Ecology

Associations

In Great Britain and/or Ireland:
Foodplant / parasite
hypophyllous Peronospora belbahrii parasitises live Agastache

Trusted

Article rating from 0 people

Default rating: 2.5 of 5

Molecular Biology and Genetics

Molecular Biology

Statistics of barcoding coverage

Barcode of Life Data Systems (BOLD) Stats
Specimen Records:46
Specimens with Sequences:40
Specimens with Barcodes:26
Species:9
Species With Barcodes:9
Public Records:18
Public Species:8
Public BINs:0
Creative Commons Attribution 3.0 (CC BY 3.0)

© Barcode of Life Data Systems

Source: Barcode of Life Data Systems (BOLD)

Trusted

Article rating from 0 people

Default rating: 2.5 of 5

Barcode data

Creative Commons Attribution 3.0 (CC BY 3.0)

© Barcode of Life Data Systems

Source: Barcode of Life Data Systems (BOLD)

Trusted

Article rating from 0 people

Default rating: 2.5 of 5

Wikipedia

Agastache

Agastache (giant hyssop) is a genus of aromatic flowering herbaceous perennial plants in the family Lamiaceae, native to eastern Asia (one species) and North America (the rest).[1][2][3][4]

Most species are very upright, 0.5–3 m tall, with stiff, angular stems clothed in toothed-edged, lance shaped leaves ranging from 1–15 cm long and 0.5–11 cm broad depending on the species. Upright spikes of tubular, two-lipped flowers develop at the stem tips in summer. The flowers are usually white, pink, mauve, or purple, with the bracts that back the flowers being of the same or a slightly contrasting color. Leaf tips can be eaten and made into teas.

"Agastache" is Greek for "many spikes".[5]

Species[1][4]
  1. Agastache aurantiaca (A.Gray) Lint & Epling - Orange Hummingbird Mint. Mexico (Chihuahua, Durango)
  2. Agastache breviflora (A.Gray) Epling - TransPecos giant hyssop. Northern Mexico (Chihuahua, Sonora), SW USA (Arizona, New Mexico, Texas)
  3. Agastache cana (Hook.) Wooton & Standl. - Texas Hummingbird Mint. (Wild Hyssop, Mosquito Plant, Mexican Hyssop), SW USA (New Mexico, Western Texas)
  4. Agastache coccinea (Greene) Lint & Epling - Mexico (Chihuahua, Durango)
  5. Agastache cusickii (Greenm.) A.Heller - Cusick's Giant Hyssop. NW USA (Idaho, Oregon, Montana, Nevada)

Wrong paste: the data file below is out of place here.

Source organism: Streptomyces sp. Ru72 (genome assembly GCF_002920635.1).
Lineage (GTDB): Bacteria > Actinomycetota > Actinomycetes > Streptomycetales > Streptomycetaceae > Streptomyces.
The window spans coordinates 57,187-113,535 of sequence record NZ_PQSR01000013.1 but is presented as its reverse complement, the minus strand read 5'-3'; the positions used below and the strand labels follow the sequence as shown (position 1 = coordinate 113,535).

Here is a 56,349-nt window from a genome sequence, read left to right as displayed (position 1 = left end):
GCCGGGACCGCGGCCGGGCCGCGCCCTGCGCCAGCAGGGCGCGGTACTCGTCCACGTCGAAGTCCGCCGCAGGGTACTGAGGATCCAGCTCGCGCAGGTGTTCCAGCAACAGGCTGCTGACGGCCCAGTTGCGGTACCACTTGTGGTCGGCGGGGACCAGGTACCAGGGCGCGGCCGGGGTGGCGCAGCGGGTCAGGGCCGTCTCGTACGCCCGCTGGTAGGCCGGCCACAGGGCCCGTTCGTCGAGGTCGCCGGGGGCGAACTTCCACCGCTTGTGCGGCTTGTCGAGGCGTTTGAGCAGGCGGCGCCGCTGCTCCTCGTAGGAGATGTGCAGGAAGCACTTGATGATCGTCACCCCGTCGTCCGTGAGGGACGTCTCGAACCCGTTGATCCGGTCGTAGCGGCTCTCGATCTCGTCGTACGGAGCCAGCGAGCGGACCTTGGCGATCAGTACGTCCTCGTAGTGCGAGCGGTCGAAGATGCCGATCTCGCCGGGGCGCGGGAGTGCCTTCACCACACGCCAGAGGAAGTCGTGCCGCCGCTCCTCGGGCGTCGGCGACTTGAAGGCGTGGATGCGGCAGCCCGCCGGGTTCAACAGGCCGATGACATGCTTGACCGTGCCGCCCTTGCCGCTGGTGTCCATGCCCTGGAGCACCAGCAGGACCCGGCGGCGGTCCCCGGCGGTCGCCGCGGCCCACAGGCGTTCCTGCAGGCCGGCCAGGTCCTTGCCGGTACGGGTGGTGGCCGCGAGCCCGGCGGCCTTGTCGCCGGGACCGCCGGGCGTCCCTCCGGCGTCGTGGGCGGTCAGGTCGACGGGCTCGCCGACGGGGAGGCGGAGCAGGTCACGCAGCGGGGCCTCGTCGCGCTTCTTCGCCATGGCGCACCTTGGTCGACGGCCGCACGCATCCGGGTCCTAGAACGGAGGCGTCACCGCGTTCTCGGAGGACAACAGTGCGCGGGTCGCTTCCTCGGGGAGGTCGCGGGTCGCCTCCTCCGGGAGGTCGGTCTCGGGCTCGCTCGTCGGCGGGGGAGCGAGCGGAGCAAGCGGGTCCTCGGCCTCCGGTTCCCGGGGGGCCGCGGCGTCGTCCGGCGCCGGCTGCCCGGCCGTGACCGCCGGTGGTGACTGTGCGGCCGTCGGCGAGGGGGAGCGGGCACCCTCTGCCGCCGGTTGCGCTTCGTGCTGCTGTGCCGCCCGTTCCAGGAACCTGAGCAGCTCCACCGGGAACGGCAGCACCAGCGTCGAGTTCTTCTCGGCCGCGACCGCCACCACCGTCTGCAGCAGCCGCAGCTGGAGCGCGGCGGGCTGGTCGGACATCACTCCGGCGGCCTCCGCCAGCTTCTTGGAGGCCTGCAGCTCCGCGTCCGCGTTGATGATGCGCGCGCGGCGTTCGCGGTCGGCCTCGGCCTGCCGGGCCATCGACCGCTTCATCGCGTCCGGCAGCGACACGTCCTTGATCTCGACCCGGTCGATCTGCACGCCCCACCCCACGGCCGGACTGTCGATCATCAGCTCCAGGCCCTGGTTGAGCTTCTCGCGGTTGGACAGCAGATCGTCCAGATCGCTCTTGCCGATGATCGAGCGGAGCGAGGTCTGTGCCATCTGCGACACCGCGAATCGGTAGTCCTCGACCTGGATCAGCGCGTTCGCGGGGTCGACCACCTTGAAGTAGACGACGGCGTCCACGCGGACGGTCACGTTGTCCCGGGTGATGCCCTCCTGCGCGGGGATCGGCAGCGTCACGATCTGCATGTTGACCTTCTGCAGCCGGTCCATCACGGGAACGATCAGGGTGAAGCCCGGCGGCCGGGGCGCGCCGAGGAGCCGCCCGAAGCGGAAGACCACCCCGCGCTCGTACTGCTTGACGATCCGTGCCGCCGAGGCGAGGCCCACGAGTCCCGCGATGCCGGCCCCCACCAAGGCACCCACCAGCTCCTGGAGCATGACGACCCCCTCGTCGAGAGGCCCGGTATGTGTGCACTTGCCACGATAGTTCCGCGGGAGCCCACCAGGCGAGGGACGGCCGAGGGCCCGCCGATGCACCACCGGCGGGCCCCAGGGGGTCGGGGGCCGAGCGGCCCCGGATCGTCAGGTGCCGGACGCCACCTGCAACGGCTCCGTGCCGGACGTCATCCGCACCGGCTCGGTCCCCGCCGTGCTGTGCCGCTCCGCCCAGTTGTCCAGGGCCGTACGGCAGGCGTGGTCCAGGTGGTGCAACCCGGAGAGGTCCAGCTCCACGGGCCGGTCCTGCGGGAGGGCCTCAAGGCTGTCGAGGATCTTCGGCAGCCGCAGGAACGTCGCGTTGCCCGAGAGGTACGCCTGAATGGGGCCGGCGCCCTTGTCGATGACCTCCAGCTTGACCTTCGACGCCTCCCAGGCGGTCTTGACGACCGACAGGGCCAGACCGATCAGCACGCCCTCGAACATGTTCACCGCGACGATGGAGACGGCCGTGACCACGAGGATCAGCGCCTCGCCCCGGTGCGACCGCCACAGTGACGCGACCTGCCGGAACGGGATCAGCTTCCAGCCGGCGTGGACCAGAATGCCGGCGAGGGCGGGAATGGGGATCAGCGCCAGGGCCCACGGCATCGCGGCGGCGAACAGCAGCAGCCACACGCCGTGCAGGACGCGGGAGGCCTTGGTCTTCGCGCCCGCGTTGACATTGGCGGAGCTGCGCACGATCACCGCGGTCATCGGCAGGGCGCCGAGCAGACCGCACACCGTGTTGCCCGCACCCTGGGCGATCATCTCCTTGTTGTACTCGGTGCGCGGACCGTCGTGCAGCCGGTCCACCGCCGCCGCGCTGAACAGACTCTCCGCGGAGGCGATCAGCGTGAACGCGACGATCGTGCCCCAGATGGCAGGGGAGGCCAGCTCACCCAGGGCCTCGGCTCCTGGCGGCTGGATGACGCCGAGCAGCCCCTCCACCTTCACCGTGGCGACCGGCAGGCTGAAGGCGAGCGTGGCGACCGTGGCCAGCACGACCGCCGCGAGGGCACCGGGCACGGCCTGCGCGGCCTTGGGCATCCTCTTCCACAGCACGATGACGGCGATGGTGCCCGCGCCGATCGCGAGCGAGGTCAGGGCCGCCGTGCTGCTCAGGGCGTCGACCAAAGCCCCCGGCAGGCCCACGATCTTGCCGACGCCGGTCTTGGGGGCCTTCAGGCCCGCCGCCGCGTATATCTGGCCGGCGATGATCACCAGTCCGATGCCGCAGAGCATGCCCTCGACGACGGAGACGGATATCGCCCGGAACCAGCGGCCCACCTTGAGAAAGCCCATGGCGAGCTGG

6. Agastache eplingiana R.W.Sanders - Mexico (Durango)
  7. Agastache foeniculum (Pursh) Kuntze - Giant or Anise Hyssop. widespread rom Arctic Canada to Colorado and Kentucky; naturalized in Austria
  8. Agastache mearnsii Wooton & Standl. - New Mexico, Chihuahua, Sonora
  9. Agastache mexicana (Kunth) Lint & Epling - Mexican Giant Hyssop. widespread across much of Mexico
  10. Agastache micrantha (A.Gray) Wooton & Standl. - Arizona, New Mexico, Texas, Chihuahua
  11. Agastache nepetoides (L.) Kuntze - Eastern North America from southern Ontario and southern Quebec south to Oklahoma and Georgia
  12. Agastache occidentalis (Piper) A.Heller - Washington, Oregon
  13. Agastache pallida (Lindl.) Cory (syn. A. barberi). Northern Mexico (Chihuahua, Durango, Sonora), southwestern USA (Arizona)
  14. Agastache pallidiflora (A.Heller) Rydb. - Northern Mexico (Chihuahua), Southwestern USA (Arizona, Colorado, New Mexico, western Texas)
  15. Agastache palmeri (B.L.Rob.) Standl. - central + northeastern Mexico
  16. Agastache pringlei (Briq.) Lint & Epling - Northern Mexico (Chihuahua), southwestern USA (New Mexico)
  17. Agastache parvifolia Eastw. - northern California
  18. Agastache rugosa (Fisch. & C.A.Mey.) Kuntze - Korean Mint. Southeastern Russia (Primoriye, Khabarovsk), Japan, China, Korea, Taiwan; naturalized in Laos and Vietnam
  19. Agastache rupestris (Greene) Standl. - Threadleaf giant hyssop or Licorice Mint. Arizona, New Mexico
  20. Agastache scrophulariifolia (Willd.) Kuntze - Eastern North America from southern Ontario and South Dakora south to Georgia
  21. Agastache urticifolia (Benth.) Kuntze - Western North America from British Columbia south to California and Colorado
  22. Agastache wrightii (Greenm.) Wooton & Standl. - Arizona, New Mexico, Chihuahua, Sonora

Cultivation[edit]

They are easily grown in moist, well-drained soil and prefer a sunny position. Winter hardiness varies; the hardiest is A. foeniculum, hardy to USDA plant hardiness zone 1 in the north of its range; A. nepetoides, A. rugosa, A. scrophulariifolia and A. urticifolia are hardy to zones 3–5 in the northern parts of their ranges. Propagate from seed or cuttings. Popular cultivars include A. cana 'Heather Queen'. The cultivar 'Blue Fortune' has gained the Royal Horticultural Society's Award of Garden Merit.[6]

Medicinal uses[edit]

Agastache rugosa has a history of use in Chinese herbology.

References[edit]

  1. ^ a b c Kew World Checklist of Selected Plant Families
  2. ^ RHS A-Z encyclopedia of garden plants. United Kingdom: Dorling Kindersley. 2008. p. 1136. ISBN 1405332964. 
  3. ^ Flora of China Vol. 17 Page 106, 藿香 huo xiang, Agastache rugosa (Fischer & C. Meyer) Kuntze, Revis. Gen. Pl. 2: 511. 1891.
  4. ^ a b Altervista Flora of North America
  5. ^ Sierra Nevada Wildflowers, Karen Wiese, 2nd ed, 2013, p. 72
  6. ^ "RHS Plant Selector Agastache 'Blue Fortune' AGM / RHS Gardening". Apps.rhs.org.uk. Retrieved 2012-08-22. 
Creative Commons Attribution Share Alike 3.0 (CC BY-SA 3.0)

Source: Wikipedia

Unreviewed

Article rating from 0 people

Default rating: 2.5 of 5

Disclaimer

EOL content is automatically assembled from many different content providers. As a result, from time to time you may find pages on EOL that are confusing.

To request an improvement, please leave a comment on the page. Thank you!